Constituencies and Elections

In this section you can read profiles of all 150 parliamentary constituencies in the Irish House of Commons. There were 32 county constituencies and 117 borough constituencies, 8 of which were county boroughs – medieval in origin and combining both county (a defined area around the town/city) and corporation characteristics. The remaining constituency was Dublin University (Trinity College Dublin). Each constituency returned two members to parliament and all electors had two votes, but could use only one (‘plump’) if they wished.

For each county a summary table is included which provides an overview of the electorate. This is very generalised, for all eighteenth-century figures are ‘soft’ and can only be approximate. In these tables:

  • the figures after county names show percentages of Catholic households in 1732;
  • square brackets after percentages are estimates of the total population in 1784;
  • figures preceded by c. are guesses at the electorate, extrapolated from the electoral returns;
  • square brackets after the electorate represent estimates of the county electorate 1800 to 1832 taken from the History of Parliament 1790–1820 (indicating the effects of the 1793 Catholic Enfranchisement Act);
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The medieval boroughs were enfranchised on very varied terms. In addition, there were 12 potwalloping and 6 manor boroughs, but the majority of the boroughs were corporation boroughs, and although in some the franchise was extended to freemen, the normal pattern was for a mayor (also known as a sovereign, portreeve or burgomaster and elected from the burgesses annually) and 12 burgesses (making 13 in all and stated as 13 or 12 depending on whether the mayor was counted electorally or as a burgess. the mayor was the returning officer and held a casting vote. By the end of the century this pattern was more theoretical than actual.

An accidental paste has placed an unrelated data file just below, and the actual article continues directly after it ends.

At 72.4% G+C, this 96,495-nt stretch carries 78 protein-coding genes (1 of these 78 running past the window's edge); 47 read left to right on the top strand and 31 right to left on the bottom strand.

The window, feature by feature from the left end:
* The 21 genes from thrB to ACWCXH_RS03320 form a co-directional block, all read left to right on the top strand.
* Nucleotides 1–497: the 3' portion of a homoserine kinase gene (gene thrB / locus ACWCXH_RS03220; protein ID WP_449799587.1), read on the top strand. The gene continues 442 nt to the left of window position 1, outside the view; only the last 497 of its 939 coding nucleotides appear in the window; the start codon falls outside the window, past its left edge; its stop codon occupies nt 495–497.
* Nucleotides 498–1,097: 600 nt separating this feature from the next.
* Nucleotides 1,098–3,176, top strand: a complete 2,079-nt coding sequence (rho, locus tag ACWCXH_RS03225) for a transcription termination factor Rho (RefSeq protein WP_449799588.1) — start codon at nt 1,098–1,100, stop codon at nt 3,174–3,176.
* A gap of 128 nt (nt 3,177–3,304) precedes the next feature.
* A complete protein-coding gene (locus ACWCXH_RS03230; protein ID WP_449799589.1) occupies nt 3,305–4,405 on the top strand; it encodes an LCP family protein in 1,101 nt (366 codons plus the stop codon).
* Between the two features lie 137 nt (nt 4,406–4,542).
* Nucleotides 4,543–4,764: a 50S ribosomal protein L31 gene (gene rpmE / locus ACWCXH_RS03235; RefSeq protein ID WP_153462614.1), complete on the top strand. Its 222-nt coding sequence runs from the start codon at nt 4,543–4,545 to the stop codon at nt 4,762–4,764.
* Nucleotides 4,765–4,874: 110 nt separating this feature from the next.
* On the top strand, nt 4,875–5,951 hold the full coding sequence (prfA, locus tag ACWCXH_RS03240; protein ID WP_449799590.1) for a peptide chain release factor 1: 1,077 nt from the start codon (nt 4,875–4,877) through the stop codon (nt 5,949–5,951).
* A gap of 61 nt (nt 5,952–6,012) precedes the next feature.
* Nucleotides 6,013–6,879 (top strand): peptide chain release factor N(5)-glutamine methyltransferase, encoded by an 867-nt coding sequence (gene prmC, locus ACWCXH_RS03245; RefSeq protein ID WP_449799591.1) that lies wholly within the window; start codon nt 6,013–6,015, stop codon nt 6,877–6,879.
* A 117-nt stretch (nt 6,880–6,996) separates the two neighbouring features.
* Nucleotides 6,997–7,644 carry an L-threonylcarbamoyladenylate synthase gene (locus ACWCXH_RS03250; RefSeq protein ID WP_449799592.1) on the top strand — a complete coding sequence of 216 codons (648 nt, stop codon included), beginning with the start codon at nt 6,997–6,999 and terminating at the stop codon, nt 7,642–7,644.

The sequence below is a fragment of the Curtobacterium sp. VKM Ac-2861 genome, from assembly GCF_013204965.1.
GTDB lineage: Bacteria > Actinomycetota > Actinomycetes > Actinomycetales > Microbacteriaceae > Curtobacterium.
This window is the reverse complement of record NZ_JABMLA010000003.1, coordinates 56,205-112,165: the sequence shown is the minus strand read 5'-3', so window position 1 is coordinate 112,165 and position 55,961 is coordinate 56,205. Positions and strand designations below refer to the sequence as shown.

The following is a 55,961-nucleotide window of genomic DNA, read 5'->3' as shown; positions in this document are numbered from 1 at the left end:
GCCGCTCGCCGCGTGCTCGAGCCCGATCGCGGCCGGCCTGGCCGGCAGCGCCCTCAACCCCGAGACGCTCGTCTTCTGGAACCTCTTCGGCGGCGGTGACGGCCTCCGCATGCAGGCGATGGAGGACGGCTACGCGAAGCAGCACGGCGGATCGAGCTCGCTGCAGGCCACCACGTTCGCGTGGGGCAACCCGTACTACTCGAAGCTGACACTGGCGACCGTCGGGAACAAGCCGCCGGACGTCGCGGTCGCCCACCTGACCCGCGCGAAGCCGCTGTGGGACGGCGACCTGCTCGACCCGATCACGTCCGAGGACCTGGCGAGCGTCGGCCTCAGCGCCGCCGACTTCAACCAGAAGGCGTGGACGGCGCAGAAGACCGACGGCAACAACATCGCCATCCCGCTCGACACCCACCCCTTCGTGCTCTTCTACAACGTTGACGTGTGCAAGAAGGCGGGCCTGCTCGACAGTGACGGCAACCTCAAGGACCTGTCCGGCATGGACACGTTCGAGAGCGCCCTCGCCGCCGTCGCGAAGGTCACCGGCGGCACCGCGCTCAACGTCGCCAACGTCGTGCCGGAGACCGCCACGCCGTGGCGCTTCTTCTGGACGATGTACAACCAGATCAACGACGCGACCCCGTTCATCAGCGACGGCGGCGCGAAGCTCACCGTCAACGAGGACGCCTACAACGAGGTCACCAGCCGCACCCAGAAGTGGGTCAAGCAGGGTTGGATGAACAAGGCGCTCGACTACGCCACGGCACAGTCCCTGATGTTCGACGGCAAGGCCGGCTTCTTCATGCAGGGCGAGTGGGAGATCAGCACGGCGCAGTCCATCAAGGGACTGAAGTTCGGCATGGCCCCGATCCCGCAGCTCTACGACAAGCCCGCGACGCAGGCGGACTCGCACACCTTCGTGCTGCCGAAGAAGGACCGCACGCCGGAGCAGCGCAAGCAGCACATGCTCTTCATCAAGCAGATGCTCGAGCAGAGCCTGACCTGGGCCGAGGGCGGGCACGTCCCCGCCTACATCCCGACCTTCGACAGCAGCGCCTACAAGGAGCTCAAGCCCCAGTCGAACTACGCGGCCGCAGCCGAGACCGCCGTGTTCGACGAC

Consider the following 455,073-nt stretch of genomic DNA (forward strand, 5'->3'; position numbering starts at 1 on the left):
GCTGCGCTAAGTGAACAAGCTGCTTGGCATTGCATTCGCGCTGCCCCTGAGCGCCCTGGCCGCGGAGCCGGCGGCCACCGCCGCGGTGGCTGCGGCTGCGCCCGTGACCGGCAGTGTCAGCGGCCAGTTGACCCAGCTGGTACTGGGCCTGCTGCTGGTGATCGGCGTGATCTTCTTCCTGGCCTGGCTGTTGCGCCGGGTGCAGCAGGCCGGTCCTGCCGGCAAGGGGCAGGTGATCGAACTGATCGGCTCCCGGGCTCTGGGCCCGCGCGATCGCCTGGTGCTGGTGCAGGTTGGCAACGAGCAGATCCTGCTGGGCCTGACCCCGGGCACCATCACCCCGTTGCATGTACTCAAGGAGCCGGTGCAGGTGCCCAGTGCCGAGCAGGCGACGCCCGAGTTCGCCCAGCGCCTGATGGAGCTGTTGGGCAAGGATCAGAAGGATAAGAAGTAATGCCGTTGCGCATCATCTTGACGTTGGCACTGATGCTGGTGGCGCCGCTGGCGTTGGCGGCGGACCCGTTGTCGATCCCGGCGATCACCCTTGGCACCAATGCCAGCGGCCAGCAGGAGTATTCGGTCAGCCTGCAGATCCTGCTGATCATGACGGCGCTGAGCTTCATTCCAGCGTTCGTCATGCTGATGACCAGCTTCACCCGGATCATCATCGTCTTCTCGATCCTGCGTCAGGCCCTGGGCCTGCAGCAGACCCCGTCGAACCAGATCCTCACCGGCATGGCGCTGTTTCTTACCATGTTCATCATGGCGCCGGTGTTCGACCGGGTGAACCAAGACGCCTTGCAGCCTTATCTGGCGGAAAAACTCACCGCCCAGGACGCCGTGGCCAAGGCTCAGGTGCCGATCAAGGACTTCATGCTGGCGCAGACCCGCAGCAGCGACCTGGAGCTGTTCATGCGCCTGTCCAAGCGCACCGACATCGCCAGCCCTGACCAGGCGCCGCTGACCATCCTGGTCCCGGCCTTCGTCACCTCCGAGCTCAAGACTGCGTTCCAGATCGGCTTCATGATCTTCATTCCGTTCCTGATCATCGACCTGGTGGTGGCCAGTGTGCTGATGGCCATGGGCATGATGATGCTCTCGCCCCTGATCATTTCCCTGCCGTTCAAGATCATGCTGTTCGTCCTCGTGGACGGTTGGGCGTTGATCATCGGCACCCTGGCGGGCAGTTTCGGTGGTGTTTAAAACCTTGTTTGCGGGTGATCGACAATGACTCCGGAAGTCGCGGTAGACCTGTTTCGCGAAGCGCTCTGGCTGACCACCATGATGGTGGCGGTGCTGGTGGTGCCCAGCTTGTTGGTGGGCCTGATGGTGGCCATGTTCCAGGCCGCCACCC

Unlike in the modern period, in Ireland in the eighteenth century elections to parliament were not held regularly. Irish parliaments could last for the life of the sovereign (e.g. George I and George II), until 1768 when the Octennial Act ensured an election every eight years. The death of an MP, and before the 1790s nothing else, created a by-election.

The Act of Union allowed for 100 Irish MPs: the counties and the cities of Cork and Dublin retained both members but Dublin University (Trinity College Dublin) and the larger towns were reduced to single members allocated by agreement or lot. There was no general election immediately following the union and the surviving MPs were simply transferred to Westminster where, as British MPs, they have biographical entries in the British History of Parliament.

The election tables presented in this section are a simple way to see who was elected for which county constituency and some of the larger boroughs from 1692 through to the first general election after the Act of Union, which was held in 1802.